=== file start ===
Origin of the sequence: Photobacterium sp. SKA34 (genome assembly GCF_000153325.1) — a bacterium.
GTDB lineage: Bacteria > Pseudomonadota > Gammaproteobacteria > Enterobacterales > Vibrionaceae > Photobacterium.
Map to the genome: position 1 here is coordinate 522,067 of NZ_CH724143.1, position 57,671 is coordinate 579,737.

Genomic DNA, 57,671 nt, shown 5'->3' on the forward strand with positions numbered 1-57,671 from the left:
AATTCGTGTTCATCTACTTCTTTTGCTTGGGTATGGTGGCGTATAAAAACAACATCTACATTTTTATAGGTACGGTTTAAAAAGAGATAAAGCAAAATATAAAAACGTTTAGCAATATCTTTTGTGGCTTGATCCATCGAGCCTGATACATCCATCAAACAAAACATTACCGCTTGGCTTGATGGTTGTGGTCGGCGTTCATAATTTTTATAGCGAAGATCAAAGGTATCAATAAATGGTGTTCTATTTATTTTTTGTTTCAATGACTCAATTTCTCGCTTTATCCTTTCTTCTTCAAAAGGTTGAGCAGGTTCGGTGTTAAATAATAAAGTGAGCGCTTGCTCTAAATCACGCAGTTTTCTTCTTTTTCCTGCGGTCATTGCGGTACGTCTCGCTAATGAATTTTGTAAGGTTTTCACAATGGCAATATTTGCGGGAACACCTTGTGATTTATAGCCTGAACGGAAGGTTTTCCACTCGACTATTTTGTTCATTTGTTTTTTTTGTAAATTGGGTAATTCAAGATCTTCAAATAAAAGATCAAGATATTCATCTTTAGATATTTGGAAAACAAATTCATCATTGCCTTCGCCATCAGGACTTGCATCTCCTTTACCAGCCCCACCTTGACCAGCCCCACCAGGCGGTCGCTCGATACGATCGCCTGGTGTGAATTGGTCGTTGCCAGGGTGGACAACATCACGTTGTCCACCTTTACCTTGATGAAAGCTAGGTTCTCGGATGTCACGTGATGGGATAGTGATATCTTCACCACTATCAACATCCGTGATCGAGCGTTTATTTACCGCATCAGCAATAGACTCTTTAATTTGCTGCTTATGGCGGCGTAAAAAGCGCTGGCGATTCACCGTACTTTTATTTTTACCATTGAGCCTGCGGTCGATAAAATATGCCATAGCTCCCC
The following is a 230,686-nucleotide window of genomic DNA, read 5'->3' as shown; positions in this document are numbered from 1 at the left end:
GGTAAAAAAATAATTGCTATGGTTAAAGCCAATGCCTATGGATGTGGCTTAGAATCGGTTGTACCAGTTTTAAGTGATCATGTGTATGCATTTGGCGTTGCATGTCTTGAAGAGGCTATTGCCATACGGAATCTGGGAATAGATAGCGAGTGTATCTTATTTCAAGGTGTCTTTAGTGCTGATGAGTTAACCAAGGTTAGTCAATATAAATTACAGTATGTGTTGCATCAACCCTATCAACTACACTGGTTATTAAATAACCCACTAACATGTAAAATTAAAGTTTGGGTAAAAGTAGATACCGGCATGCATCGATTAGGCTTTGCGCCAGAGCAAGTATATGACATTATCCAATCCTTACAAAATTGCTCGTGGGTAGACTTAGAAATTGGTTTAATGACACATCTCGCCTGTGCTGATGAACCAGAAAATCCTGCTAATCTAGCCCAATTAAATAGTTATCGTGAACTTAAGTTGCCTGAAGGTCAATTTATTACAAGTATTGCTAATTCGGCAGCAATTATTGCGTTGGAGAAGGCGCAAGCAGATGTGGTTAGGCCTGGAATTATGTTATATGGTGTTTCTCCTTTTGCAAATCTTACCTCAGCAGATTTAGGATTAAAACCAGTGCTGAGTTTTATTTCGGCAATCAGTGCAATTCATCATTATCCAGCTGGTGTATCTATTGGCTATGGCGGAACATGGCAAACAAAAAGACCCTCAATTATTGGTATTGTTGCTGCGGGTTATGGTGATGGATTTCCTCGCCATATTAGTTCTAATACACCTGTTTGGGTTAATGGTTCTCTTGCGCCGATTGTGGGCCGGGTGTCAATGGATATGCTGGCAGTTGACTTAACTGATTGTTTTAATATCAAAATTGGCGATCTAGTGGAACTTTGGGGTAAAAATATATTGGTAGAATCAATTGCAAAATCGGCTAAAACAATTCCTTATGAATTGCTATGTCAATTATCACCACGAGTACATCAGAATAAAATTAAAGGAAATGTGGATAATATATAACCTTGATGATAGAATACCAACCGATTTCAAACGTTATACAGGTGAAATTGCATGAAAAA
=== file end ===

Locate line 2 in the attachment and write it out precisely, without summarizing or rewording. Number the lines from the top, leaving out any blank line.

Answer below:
GTDB lineage: Bacteria > Pseudomonadota > Gammaproteobacteria > Enterobacterales > Vibrionaceae > Photobacterium.